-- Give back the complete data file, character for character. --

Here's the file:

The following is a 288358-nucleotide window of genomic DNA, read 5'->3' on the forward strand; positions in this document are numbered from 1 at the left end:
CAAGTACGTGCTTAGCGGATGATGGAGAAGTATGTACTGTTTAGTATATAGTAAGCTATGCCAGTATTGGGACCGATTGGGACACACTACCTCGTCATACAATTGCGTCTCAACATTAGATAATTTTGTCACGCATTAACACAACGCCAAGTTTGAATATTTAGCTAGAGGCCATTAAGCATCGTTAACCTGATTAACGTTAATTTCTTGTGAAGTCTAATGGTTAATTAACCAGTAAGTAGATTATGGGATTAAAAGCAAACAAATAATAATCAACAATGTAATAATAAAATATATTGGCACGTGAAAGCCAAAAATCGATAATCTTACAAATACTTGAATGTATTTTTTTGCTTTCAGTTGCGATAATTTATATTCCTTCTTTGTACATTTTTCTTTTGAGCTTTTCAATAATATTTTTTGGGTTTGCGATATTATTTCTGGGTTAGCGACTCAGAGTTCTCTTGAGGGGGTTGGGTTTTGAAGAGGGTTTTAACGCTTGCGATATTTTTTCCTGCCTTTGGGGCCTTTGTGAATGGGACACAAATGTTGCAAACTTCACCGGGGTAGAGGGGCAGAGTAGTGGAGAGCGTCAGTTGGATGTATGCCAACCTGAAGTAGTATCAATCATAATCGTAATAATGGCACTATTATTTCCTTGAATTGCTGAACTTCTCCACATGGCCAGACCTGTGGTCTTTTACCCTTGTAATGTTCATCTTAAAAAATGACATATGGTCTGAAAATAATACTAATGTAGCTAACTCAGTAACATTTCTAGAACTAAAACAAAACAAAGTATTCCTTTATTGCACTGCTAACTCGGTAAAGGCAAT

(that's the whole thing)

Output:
The following is a 288358-nucleotide window of genomic DNA, read 5'->3' on the forward strand; positions in this document are numbered from 1 at the left end:
CAAGTACGTGCTTAGCGGATGATGGAGAAGTATGTACTGTTTAGTATATAGTAAGCTATGCCAGTATTGGGACCGATTGGGACACACTACCTCGTCATACAATTGCGTCTCAACATTAGATAATTTTGTCACGCATTAACACAACGCCAAGTTTGAATATTTAGCTAGAGGCCATTAAGCATCGTTAACCTGATTAACGTTAATTTCTTGTGAAGTCTAATGGTTAATTAACCAGTAAGTAGATTATGGGATTAAAAGCAAACAAATAATAATCAACAATGTAATAATAAAATATATTGGCACGTGAAAGCCAAAAATCGATAATCTTACAAATACTTGAATGTATTTTTTTGCTTTCAGTTGCGATAATTTATATTCCTTCTTTGTACATTTTTCTTTTGAGCTTTTCAATAATATTTTTTGGGTTTGCGATATTATTTCTGGGTTAGCGACTCAGAGTTCTCTTGAGGGGGTTGGGTTTTGAAGAGGGTTTTAACGCTTGCGATATTTTTTCCTGCCTTTGGGGCCTTTGTGAATGGGACACAAATGTTGCAAACTTCACCGGGGTAGAGGGGCAGAGTAGTGGAGAGCGTCAGTTGGATGTATGCCAACCTGAAGTAGTATCAATCATAATCGTAATAATGGCACTATTATTTCCTTGAATTGCTGAACTTCTCCACATGGCCAGACCTGTGGTCTTTTACCCTTGTAATGTTCATCTTAAAAAATGACATATGGTCTGAAAATAATACTAATGTAGCTAACTCAGTAACATTTCTAGAACTAAAACAAAACAAAGTATTCCTTTATTGCACTGCTAACTCGGTAAAGGCAAT